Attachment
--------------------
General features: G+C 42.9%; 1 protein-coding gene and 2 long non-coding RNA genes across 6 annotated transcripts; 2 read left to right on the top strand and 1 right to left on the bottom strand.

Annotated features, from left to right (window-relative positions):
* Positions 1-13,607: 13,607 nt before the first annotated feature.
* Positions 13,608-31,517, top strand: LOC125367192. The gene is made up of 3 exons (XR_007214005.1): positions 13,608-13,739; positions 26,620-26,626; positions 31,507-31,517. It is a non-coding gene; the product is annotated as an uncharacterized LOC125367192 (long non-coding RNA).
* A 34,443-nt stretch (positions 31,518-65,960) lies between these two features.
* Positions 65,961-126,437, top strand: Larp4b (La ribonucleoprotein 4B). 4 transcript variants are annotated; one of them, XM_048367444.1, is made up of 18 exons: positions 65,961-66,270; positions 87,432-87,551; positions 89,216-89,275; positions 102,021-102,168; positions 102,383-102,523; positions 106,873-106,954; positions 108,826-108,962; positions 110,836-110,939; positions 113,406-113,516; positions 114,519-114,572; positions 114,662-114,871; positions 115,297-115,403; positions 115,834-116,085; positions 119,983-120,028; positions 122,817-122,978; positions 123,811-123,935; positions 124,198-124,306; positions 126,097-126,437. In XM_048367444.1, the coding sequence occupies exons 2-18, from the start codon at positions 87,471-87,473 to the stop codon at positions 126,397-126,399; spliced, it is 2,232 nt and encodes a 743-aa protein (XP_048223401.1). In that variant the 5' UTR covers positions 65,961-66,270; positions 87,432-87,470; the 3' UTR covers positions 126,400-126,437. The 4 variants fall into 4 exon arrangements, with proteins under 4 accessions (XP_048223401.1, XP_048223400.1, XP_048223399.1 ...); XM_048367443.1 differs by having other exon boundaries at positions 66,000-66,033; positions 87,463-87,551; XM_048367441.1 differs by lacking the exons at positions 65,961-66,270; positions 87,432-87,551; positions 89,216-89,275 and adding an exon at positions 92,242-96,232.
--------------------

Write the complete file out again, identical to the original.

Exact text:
General features: G+C 42.9%; 1 protein-coding gene and 2 long non-coding RNA genes across 6 annotated transcripts; 2 read left to right on the top strand and 1 right to left on the bottom strand.

Annotated features, from left to right (window-relative positions):
* Positions 1-13,607: 13,607 nt before the first annotated feature.
* Positions 13,608-31,517, top strand: LOC125367192. The gene is made up of 3 exons (XR_007214005.1): positions 13,608-13,739; positions 26,620-26,626; positions 31,507-31,517. It is a non-coding gene; the product is annotated as an uncharacterized LOC125367192 (long non-coding RNA).
* A 34,443-nt stretch (positions 31,518-65,960) lies between these two features.
* Positions 65,961-126,437, top strand: Larp4b (La ribonucleoprotein 4B). 4 transcript variants are annotated; one of them, XM_048367444.1, is made up of 18 exons: positions 65,961-66,270; positions 87,432-87,551; positions 89,216-89,275; positions 102,021-102,168; positions 102,383-102,523; positions 106,873-106,954; positions 108,826-108,962; positions 110,836-110,939; positions 113,406-113,516; positions 114,519-114,572; positions 114,662-114,871; positions 115,297-115,403; positions 115,834-116,085; positions 119,983-120,028; positions 122,817-122,978; positions 123,811-123,935; positions 124,198-124,306; positions 126,097-126,437. In XM_048367444.1, the coding sequence occupies exons 2-18, from the start codon at positions 87,471-87,473 to the stop codon at positions 126,397-126,399; spliced, it is 2,232 nt and encodes a 743-aa protein (XP_048223401.1). In that variant the 5' UTR covers positions 65,961-66,270; positions 87,432-87,470; the 3' UTR covers positions 126,400-126,437. The 4 variants fall into 4 exon arrangements, with proteins under 4 accessions (XP_048223401.1, XP_048223400.1, XP_048223399.1 ...); XM_048367443.1 differs by having other exon boundaries at positions 66,000-66,033; positions 87,463-87,551; XM_048367441.1 differs by lacking the exons at positions 65,961-66,270; positions 87,432-87,551; positions 89,216-89,275 and adding an exon at positions 92,242-96,232.